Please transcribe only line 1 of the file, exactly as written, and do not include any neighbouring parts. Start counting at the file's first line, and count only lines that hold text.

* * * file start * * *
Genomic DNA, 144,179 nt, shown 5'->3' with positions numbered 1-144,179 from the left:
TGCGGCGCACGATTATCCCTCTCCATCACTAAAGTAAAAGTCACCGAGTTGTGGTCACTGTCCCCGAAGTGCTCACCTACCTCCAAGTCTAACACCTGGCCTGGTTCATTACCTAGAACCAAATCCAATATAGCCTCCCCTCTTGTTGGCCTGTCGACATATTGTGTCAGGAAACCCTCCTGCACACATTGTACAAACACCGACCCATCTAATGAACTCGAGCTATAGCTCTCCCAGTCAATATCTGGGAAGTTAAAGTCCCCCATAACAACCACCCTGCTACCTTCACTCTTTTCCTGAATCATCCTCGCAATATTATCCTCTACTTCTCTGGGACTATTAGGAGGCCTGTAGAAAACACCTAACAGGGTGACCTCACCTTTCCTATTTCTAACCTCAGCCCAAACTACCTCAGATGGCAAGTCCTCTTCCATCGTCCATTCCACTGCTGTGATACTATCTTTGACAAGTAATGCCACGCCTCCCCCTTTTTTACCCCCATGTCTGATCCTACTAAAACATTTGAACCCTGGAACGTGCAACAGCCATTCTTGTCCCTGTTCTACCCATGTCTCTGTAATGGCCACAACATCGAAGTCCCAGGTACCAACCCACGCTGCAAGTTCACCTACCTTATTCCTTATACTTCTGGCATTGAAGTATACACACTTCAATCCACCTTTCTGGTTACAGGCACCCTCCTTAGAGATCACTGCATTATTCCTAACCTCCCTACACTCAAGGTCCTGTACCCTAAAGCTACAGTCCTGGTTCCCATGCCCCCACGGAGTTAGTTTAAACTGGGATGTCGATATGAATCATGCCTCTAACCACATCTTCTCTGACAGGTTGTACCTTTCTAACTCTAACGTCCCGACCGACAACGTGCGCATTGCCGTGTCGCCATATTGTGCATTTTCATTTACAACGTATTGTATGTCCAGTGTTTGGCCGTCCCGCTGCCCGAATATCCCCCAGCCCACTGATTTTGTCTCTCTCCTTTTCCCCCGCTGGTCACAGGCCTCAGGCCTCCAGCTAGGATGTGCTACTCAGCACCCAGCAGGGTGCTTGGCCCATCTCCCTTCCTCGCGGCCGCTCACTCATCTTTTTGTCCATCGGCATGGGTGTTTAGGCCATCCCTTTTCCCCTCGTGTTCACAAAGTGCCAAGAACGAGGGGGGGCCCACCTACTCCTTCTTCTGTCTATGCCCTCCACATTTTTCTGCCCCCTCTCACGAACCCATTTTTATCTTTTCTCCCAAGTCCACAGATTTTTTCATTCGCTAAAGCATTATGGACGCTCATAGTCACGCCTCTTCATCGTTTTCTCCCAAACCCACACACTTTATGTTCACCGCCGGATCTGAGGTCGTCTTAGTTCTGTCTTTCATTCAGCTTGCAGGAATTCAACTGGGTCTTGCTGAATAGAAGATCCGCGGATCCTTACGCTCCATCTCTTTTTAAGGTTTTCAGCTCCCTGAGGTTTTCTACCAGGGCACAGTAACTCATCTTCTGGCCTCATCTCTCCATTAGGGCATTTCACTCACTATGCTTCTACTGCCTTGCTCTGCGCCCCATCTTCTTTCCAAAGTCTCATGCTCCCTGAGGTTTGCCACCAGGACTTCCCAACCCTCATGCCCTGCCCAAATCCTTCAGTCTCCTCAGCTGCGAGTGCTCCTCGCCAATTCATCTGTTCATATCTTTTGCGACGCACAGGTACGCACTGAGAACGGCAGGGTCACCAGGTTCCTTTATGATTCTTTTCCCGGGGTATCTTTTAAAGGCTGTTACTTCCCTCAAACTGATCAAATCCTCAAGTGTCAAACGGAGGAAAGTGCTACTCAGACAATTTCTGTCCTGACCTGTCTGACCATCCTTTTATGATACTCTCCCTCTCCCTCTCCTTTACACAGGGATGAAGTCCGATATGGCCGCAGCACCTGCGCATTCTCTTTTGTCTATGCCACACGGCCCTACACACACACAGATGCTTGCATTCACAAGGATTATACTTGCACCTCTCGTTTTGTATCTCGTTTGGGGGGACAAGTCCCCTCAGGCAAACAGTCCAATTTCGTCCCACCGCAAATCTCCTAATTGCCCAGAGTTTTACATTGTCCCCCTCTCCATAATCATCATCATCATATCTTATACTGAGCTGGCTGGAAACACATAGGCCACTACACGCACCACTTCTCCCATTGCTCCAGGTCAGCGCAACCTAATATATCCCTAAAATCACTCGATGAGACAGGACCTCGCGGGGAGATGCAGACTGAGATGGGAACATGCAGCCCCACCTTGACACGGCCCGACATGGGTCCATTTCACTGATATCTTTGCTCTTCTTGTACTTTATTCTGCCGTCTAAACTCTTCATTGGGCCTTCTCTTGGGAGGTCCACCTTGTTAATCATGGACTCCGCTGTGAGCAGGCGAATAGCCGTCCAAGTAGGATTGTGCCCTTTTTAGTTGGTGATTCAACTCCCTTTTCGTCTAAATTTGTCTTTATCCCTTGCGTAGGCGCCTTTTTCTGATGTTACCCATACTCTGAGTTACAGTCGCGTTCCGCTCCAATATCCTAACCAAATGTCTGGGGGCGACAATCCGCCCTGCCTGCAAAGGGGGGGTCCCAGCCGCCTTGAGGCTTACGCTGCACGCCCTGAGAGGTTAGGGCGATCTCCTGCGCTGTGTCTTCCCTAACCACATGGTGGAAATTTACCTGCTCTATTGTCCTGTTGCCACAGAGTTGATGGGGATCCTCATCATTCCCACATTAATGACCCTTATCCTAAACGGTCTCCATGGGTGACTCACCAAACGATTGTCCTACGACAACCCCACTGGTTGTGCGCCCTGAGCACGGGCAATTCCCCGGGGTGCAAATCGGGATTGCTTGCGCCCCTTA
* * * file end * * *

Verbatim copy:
Genomic DNA, 144,179 nt, shown 5'->3' with positions numbered 1-144,179 from the left: